Secrets of the Moon - Seven Bells
Lupus Lounge
Progressive Black Metal
7 songs (1:00:00)
Release year: 2012
Secrets of the Moon, Lupus Lounge
Reviewed by Goat

Can you still call a band progressive if it seizes upon a formula and then spends its time improving on it rather than striking out, and actually progressing? As a genre, ‘progressive black metal’ fits German trio Secrets Of The Moon just fine, but Seven Bells doesn't reflect a great deal of progression from 2009’s very good Priviligivm. However, what is immediately clear is that Seven Bells does reflect improvement, being a damn good album - loosening the militaristic control of before to allow for a slightly broader if still very mid-paced and exacting approach. As ever expert in their atmospheric build-up and use of astonishingly heavy, crushing doom riffage, Secrets Of The Moon are the farthest yet from those cheap Satyricon comparisons that have dogged them in the past, not least from me. What strikes you first and foremost is the intensity, songs like Serpent Messiah having a genuine emotional drive to them that becomes of an altogether different note when you realise the man, the myth, the legend Tom G Warrior himself handled production duties here. That heartfelt heaviness seems to become closer to recent output from Triptykon the more you listen to it, and the album is steeped in the dark quality associated with the Frosty legend.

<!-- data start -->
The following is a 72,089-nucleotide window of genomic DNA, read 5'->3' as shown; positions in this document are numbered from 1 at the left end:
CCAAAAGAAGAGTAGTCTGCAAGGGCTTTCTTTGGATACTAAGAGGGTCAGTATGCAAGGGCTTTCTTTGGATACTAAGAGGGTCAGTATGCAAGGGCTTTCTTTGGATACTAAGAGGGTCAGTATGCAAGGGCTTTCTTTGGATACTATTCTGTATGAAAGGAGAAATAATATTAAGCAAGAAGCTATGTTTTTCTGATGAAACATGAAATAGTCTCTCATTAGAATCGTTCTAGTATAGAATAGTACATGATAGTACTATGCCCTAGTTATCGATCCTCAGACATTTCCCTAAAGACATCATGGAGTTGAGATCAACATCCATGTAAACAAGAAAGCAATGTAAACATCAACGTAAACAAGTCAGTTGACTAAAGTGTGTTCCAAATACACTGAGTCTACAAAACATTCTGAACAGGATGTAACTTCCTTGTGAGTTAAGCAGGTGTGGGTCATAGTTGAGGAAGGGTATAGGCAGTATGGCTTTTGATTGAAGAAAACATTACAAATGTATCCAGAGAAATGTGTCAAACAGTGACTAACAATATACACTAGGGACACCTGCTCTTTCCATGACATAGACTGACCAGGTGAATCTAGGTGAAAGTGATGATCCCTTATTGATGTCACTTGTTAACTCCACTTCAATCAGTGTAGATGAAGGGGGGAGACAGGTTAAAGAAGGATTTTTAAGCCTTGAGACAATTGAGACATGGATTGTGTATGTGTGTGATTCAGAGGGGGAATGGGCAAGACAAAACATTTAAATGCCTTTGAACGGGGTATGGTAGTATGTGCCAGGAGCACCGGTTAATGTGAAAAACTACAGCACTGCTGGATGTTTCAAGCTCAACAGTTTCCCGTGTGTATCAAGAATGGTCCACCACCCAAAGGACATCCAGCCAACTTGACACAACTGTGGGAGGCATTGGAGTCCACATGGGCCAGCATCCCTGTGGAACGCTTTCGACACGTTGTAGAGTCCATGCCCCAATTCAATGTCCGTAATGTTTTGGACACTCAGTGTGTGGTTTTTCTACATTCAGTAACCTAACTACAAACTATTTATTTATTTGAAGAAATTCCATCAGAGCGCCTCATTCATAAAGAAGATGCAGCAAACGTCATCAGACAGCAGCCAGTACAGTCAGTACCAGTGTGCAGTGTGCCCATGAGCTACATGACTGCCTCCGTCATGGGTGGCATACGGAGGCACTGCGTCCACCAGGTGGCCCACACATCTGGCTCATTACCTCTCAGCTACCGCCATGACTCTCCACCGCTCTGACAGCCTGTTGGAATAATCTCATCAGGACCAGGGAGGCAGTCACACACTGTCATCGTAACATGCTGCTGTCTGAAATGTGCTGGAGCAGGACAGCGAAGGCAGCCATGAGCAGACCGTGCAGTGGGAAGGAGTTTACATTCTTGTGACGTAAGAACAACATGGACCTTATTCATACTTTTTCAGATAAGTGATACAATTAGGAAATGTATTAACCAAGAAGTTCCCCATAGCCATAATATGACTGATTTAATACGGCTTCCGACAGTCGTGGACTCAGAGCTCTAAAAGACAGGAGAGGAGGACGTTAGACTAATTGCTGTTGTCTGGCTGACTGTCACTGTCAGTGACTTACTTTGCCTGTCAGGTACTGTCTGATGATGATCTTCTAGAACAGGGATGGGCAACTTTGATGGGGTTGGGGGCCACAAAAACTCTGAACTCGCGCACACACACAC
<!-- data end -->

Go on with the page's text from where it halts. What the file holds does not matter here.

The bells of the album title are repeated throughout, often at the beginning of a song in a kind of ritualistic way, heralding each new lengthy opus (all but two songs are over seven minutes, three being over nine). It’s good to notice that Secrets Of The Moon are better than before than rocking out, the likes of Worship indulging in fast, headbangable riffage as well as extremely catchy slower choruses, and the following Nyx has a clear, chugging hook between the occult, melodic meanderings. Songs generally have much better flow than in the past, holding your attention for the full running times - it's certainly the best album to date from Secrets Of The Moon, and if I've not scored it accordingly it's due to overscoring albums in the past. Ultimately, it's difficult to see where the band are going to take this in future, but further refinement of the formula will probably lead to a good score and more praise from me down the line. They fit a niche, and make enjoyable metal, and do so well.

Killing Songs :
Serpent Messiah, Blood Into Wine, Worship, Nyx
Goat quoted 85 / 100
Other albums by Secrets of the Moon that we have reviewed:
Secrets of the Moon - Priviligivm reviewed by Goat and quoted 90 / 100
Secrets of the Moon - Antithesis reviewed by Goat and quoted 83 / 100
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